Learn, Pray, Join: Peace is possible

Karen Spicher shares life together with Peace Building Community in Namyangju, Korea. Karen’s roles include raising three daughters, homeschooling and serving on the admin team for Northeast Asia Regional Peacebuilding Institute (NARPI). She is a member of Grace and Peace Mennonite Church, Namyangju, South Korea. 

For some background on tensions in the Korean Peninsula, see an article Karen and her husband Jae Young Lee wrote during the PyeongChang Winter Olympics: What might reconciliation in North and South Korea look like?

Tell us how you got involved in peacemaking work in Korea.

One of my deepest learning experiences in university was through a job with Summer Peacebuilding Institute, in the summer of 2001. I met peace-loving participants from many parts of the world, listened to their stories, and shared life together.

That summer, I realized those are the things I am made to do: meet people, listen to stories, and share life together. In five years of studying in Virginia, and the four years learning from immigrant communities in South Texas after that, I experienced joy and I grew. Each person I met shaped me into the person I am today.

In 2007, I came to Korea to teach English with Connexus Language Institute. I enjoyed the relationship aspect of teaching, and as I witnessed the peacebuilding work of Korea Anabaptist Center, I also wanted to join in. I switched to part-time teaching and part-time planning for a new peacebuilding institute, Northeast Asia Regional Peacebuilding Institute (NARPI). Supporting the co-creation of NARPI, along with many people from across the region, has brought me a lot of hope.

What should the church know about what is happening in the Korean Peninsula?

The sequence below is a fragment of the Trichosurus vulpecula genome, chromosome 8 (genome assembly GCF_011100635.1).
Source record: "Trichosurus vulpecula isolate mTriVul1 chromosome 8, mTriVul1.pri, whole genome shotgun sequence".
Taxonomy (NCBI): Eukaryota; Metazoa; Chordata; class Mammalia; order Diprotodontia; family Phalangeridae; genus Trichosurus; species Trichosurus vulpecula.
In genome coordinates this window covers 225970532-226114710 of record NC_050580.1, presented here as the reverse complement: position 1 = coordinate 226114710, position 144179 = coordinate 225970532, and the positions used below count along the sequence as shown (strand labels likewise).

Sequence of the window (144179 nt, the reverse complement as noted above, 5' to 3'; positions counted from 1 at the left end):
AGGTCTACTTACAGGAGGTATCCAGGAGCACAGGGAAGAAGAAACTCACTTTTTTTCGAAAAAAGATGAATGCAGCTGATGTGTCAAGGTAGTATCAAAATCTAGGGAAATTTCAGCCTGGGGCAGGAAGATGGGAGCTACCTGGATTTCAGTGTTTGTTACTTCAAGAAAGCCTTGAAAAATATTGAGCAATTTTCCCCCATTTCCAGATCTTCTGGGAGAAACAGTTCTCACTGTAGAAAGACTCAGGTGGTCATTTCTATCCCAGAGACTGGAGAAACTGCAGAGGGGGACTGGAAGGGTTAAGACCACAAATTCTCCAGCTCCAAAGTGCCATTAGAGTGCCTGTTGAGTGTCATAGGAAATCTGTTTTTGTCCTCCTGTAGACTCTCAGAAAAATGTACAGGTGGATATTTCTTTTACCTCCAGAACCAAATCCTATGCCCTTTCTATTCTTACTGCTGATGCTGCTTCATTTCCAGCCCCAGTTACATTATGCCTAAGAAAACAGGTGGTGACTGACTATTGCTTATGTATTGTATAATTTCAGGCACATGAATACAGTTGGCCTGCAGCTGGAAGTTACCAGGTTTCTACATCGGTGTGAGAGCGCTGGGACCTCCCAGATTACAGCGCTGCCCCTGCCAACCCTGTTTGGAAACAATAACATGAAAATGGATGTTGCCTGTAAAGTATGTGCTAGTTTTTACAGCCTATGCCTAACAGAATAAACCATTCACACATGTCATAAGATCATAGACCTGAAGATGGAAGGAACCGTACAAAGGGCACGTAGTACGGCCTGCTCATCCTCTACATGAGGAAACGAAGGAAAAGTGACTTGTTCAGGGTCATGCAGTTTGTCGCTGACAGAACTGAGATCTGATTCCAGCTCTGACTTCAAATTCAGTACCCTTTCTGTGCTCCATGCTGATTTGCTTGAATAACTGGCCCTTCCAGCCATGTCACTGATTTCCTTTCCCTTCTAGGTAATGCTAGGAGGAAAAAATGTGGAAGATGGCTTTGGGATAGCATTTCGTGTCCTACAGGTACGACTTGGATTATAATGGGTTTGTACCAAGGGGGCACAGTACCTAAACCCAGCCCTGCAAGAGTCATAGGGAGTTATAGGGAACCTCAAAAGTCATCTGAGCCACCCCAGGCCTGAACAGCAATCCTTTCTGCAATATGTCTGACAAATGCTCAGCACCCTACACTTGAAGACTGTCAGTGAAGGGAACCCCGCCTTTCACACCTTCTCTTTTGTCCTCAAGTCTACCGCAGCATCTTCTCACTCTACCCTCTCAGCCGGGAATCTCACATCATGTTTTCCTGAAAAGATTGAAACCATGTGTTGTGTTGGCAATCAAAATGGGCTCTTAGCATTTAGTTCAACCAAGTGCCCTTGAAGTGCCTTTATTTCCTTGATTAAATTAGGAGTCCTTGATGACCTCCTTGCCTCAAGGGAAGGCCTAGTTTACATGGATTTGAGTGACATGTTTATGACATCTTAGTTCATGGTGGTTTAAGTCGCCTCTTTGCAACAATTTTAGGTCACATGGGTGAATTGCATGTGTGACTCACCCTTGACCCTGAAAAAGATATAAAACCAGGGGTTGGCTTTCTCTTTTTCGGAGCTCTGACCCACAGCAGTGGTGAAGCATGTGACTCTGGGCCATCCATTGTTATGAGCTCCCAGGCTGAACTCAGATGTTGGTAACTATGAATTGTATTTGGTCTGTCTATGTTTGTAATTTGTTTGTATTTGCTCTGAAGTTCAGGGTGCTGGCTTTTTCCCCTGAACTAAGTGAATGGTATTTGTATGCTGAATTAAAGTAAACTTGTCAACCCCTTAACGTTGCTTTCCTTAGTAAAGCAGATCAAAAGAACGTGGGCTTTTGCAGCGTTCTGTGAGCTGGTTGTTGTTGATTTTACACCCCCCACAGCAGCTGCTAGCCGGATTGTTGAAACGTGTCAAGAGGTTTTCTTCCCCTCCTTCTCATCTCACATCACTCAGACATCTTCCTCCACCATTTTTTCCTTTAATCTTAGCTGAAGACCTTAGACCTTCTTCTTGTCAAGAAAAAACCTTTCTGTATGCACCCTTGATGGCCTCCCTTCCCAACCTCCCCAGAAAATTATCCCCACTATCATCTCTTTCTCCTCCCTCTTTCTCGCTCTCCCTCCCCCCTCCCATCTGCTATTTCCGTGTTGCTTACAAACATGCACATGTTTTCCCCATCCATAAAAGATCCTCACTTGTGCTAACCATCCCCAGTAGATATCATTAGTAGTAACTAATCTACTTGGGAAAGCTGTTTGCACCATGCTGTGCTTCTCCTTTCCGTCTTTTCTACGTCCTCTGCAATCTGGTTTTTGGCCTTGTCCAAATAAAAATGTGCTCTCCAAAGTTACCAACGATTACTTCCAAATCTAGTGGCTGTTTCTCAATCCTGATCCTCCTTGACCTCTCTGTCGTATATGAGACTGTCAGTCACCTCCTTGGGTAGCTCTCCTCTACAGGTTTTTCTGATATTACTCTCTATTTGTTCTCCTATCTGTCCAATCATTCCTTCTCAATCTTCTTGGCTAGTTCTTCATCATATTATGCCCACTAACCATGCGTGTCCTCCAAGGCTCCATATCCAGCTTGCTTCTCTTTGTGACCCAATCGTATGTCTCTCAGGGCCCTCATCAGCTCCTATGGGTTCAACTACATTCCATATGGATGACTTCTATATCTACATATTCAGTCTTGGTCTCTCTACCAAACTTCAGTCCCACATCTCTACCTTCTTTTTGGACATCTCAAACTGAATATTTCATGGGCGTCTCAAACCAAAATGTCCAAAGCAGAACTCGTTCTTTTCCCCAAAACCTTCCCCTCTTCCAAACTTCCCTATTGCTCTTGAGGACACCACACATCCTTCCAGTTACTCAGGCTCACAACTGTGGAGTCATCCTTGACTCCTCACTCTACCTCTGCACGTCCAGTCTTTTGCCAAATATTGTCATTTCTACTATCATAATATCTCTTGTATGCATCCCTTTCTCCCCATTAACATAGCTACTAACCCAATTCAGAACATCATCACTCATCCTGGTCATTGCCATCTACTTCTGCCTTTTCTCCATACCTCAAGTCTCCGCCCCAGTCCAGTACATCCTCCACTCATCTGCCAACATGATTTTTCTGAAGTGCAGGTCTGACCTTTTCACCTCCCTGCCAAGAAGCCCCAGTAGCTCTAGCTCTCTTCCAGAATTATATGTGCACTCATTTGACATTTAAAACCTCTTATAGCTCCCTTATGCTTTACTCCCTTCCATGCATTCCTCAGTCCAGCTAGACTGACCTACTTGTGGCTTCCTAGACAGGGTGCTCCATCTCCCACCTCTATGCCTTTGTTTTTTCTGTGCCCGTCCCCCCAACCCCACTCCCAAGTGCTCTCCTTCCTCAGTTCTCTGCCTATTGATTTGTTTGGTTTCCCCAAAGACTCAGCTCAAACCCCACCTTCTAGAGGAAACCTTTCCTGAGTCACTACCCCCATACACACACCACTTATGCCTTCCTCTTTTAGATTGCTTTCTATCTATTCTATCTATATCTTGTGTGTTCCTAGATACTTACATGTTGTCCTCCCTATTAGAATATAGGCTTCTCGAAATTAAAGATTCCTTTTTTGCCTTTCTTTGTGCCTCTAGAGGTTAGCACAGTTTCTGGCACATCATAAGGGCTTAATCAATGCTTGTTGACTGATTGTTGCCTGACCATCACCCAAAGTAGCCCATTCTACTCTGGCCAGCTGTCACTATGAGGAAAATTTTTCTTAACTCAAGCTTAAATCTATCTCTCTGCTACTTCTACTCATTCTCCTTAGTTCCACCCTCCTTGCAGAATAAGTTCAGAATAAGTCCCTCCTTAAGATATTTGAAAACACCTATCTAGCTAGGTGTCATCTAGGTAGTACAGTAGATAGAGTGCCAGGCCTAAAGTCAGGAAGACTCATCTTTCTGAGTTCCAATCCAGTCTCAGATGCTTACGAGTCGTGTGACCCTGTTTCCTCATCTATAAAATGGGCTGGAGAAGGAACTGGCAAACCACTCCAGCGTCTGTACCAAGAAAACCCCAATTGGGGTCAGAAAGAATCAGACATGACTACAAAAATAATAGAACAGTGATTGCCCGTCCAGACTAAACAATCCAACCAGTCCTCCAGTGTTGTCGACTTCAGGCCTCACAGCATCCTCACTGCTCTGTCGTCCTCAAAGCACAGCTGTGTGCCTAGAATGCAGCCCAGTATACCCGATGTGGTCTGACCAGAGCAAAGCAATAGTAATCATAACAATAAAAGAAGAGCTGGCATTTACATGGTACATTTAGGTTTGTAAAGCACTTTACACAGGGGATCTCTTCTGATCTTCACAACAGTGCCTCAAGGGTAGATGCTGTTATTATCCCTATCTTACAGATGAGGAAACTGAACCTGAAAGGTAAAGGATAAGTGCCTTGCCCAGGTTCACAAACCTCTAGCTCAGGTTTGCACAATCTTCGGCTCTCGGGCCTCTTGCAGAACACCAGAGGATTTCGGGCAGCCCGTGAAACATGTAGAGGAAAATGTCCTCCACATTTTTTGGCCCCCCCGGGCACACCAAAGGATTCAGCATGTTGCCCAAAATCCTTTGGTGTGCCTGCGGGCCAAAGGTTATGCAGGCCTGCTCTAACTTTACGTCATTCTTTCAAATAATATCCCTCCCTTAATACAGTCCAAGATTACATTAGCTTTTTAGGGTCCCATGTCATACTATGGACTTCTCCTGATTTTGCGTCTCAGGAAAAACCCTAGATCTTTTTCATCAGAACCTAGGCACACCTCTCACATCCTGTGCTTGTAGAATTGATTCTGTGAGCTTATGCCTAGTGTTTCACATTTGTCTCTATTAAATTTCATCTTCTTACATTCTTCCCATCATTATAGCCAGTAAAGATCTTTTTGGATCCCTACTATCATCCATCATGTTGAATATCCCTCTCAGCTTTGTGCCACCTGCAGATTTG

Right now is the beginning of a season of history-making change in Korea, Northeast Asia and the world. On April 27, we watched the Seoul-Pyongyang meeting in Panmunjeom on the south side of the demilitarized zone (DMZ). It was a remarkable experience to witness the oppressive rules of division and war, being broken.

You have all seen the images of the leaders of the two Koreas, holding hands over the 38th parallel, standing together on the South side, stepping together into the North side and then back. These images will stay forever in my memory and in the memories of our children.

In addition to taking in the images of this historic meeting, I hope the global church will also read and affirm the outcomes of the Seoul-Pyongyang summit. A very simple summary of the agreements are as follows:

  1. The Koreas will continue to improve relations, increasing exchange and cooperation in many fields, and to seek self-reliant reunification.
  2. The Koreas will reduce military tension by stopping all hostilities, establishing a peace zone in the West Sea, and holding military talks.
  3. The Koreas will cooperate to build lasting peace on the Korean Peninsula by reducing military spending, seeking South-North-U.S. talks or South-North-U.S.-China talks to bring about a peace treaty and aiming for complete denuclearization.